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# Theory. Charged capacitor used to charge an uncharged capacitor. Many contradictions. Any lights welcome.

A relatively old problem since there are "docs" on Internet about the subject, but they suffer major contradictions.

The problem is about a charged capacitor, 1uF, at 5V, used to charge another uncharged capacitor, also 1uF. What are the final voltages? (That it the simplified problem, that is).

First, there is a need to have a resistor, else, the close loop cannot be equilibrated, or the potential cannot exist, choose the one you prefer. Indeed, without resistor, one of the possible paths passes through the 5V and a parallel path, through the same ending points, passes through a total of 0V. So, we need a not-zero resistor in the model to patch that first inconsistency.

Next, the question about if the caps are in series or in parallel. With the necessity of the presence of the resistor, we should cancel any model based on the caps being in parallel.

Finally, there is an argument about keeping the initial Q Coulomb   (  Q = C V  of the initially charged cap) up to the end  ( Q/2  =  C  V_ending, since it is distributed to the 2 caps.) but that leads to loss in energy ( initial 0.5*^2 *C different than  ending:  2*0.5*C*2.5^2 ). Furthermore, with the obliged equation:  Vc1 = Vr + Vc2  (voltage for the caps and the required resistor), the derivative through time leads to  d(Vr) = d(V1) - d(V2).  So, if the total Q must be kept, d(V1)=d(V2)  and thus, the hypothesis lead to Vr = constant. Which is incoherent.

Thanks to still be here, so my question is about if you are aware of a (theorical)  solution which could, among other things, be applicable to back check by hand the solutions of most of the simulators? The simulators do not, in general, consider the energy, since those implies second degree polynomial equations, not as friendly as linear equations, but it would be fine if the solution can also satisfy the conservation of energy,... if possible :-)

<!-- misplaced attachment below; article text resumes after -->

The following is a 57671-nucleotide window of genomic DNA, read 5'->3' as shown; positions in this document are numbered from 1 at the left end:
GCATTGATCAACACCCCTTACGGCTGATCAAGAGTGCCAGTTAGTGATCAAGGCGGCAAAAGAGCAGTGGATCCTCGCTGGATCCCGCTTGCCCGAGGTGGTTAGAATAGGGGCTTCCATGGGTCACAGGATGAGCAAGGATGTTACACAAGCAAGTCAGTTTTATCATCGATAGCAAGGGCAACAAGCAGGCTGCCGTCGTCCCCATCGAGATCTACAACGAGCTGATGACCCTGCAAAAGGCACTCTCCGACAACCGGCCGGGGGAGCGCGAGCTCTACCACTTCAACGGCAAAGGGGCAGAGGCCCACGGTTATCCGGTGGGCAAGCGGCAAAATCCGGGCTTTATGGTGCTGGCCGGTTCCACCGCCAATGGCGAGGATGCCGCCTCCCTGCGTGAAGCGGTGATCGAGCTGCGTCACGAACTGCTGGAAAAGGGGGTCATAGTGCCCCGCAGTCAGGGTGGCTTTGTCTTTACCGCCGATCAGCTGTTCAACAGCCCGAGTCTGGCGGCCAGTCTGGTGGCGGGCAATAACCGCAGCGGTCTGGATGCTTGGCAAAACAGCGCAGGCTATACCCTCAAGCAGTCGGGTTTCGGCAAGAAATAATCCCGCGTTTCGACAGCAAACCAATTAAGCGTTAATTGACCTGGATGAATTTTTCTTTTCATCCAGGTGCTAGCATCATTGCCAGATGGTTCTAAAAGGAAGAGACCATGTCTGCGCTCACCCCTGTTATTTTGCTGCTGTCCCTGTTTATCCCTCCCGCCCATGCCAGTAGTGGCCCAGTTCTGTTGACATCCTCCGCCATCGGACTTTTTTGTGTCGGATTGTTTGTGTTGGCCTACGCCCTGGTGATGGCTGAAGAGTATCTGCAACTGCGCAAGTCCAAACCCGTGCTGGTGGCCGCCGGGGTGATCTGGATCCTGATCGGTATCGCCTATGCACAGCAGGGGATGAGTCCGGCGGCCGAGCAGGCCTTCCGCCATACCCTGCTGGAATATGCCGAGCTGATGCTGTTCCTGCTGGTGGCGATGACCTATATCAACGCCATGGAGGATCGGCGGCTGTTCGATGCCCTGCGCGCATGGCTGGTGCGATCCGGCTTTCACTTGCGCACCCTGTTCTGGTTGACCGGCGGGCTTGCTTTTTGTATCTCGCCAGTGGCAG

## Top Replies

Parents
• Hi Vanderghast,

I don't think there's any contradiction when considering a basic charge sharing situation. There are some simulations in this exercise:

https://wiki.analog.com/university/courses/electronics/switched-cap-power-supplies

that start out with theoretically (almost) perfect capacitors. The situation with zero resistance is also noted - LTspice doesn't like that at all so we gave the switches a nonzero resistance.

With a nonzero resistance, indeed half the energy is dissipated in the resistor, so energy is conserved.

What if the resistance was truly zero? This is just a thought experiment, but if you had perfect capacitors that had no resistance, but did have parasitic inductance, you'd end up with a tank circuit, and the energy would ring back and forth between 1/2*C*V^2 and 1/2*L*I^2. (This should be pretty easy to model in LTspice, and should approach theoretical behavior.)

-Mark

• Hi Vanderghast,

I don't think there's any contradiction when considering a basic charge sharing situation. There are some simulations in this exercise:

https://wiki.analog.com/university/courses/electronics/switched-cap-power-supplies

that start out with theoretically (almost) perfect capacitors. The situation with zero resistance is also noted - LTspice doesn't like that at all so we gave the switches a nonzero resistance.

With a nonzero resistance, indeed half the energy is dissipated in the resistor, so energy is conserved.

What if the resistance was truly zero? This is just a thought experiment, but if you had perfect capacitors that had no resistance, but did have parasitic inductance, you'd end up with a tank circuit, and the energy would ring back and forth between 1/2*C*V^2 and 1/2*L*I^2. (This should be pretty easy to model in LTspice, and should approach theoretical behavior.)

-Mark

Children
• Indeed, for a RC circuit with a constant voltage source, there is no contradiction with the conservation of energy. If we consider the conservation of energy instead of the relation dQ = I dt, we obtain the same exponential solution.

In the case of the "source" being a charged capacitor, though, I only have more variables than the two basic equations ( Kichhoff's law and keeping energy) if I don't use conservation of the initial Q (which, as explained, is a contradiction since it implies Vr = constant), but with now three variables (the 3 voltages, 2 for caps and one for the resistor).

• A tank circuit may indeed reduce the loss with a resistive circuit (50% efficiency, independently of the value of R) and I will have to investigate this avenue.
I have found my fundamental error, dR/dt  is not 0, but -2 dVc1/dt since the loss of charge in C1 is a gain of charge for C2, so taking in count the sign, which solves the apparent contradiction and I now have a set of valid 3 equations.